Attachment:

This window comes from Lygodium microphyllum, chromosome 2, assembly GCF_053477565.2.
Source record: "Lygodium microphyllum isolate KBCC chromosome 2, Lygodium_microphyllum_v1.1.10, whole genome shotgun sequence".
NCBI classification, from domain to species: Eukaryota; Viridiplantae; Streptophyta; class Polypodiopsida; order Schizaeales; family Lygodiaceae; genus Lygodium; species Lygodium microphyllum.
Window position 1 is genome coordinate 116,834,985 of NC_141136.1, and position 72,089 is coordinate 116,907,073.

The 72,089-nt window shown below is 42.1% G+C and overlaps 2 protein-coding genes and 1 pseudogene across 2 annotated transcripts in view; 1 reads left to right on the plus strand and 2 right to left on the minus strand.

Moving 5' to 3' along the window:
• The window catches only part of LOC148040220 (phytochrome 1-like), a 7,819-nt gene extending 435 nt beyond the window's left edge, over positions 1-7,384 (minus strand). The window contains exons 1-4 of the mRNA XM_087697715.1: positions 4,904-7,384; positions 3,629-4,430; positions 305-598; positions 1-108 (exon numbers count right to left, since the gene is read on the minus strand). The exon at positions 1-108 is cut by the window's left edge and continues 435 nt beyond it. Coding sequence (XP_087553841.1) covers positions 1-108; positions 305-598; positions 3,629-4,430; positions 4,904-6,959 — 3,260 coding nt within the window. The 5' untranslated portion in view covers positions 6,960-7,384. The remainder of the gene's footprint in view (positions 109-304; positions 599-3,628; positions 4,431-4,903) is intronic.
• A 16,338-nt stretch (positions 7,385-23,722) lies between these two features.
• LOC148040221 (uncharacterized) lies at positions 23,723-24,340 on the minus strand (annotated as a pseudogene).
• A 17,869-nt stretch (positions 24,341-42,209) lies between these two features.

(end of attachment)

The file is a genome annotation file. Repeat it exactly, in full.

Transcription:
This window comes from Lygodium microphyllum, chromosome 2, assembly GCF_053477565.2.
Source record: "Lygodium microphyllum isolate KBCC chromosome 2, Lygodium_microphyllum_v1.1.10, whole genome shotgun sequence".
NCBI classification, from domain to species: Eukaryota; Viridiplantae; Streptophyta; class Polypodiopsida; order Schizaeales; family Lygodiaceae; genus Lygodium; species Lygodium microphyllum.
Window position 1 is genome coordinate 116,834,985 of NC_141136.1, and position 72,089 is coordinate 116,907,073.

The 72,089-nt window shown below is 42.1% G+C and overlaps 2 protein-coding genes and 1 pseudogene across 2 annotated transcripts in view; 1 reads left to right on the plus strand and 2 right to left on the minus strand.

Moving 5' to 3' along the window:
• The window catches only part of LOC148040220 (phytochrome 1-like), a 7,819-nt gene extending 435 nt beyond the window's left edge, over positions 1-7,384 (minus strand). The window contains exons 1-4 of the mRNA XM_087697715.1: positions 4,904-7,384; positions 3,629-4,430; positions 305-598; positions 1-108 (exon numbers count right to left, since the gene is read on the minus strand). The exon at positions 1-108 is cut by the window's left edge and continues 435 nt beyond it. Coding sequence (XP_087553841.1) covers positions 1-108; positions 305-598; positions 3,629-4,430; positions 4,904-6,959 — 3,260 coding nt within the window. The 5' untranslated portion in view covers positions 6,960-7,384. The remainder of the gene's footprint in view (positions 109-304; positions 599-3,628; positions 4,431-4,903) is intronic.
• A 16,338-nt stretch (positions 7,385-23,722) lies between these two features.
• LOC148040221 (uncharacterized) lies at positions 23,723-24,340 on the minus strand (annotated as a pseudogene).
• A 17,869-nt stretch (positions 24,341-42,209) lies between these two features.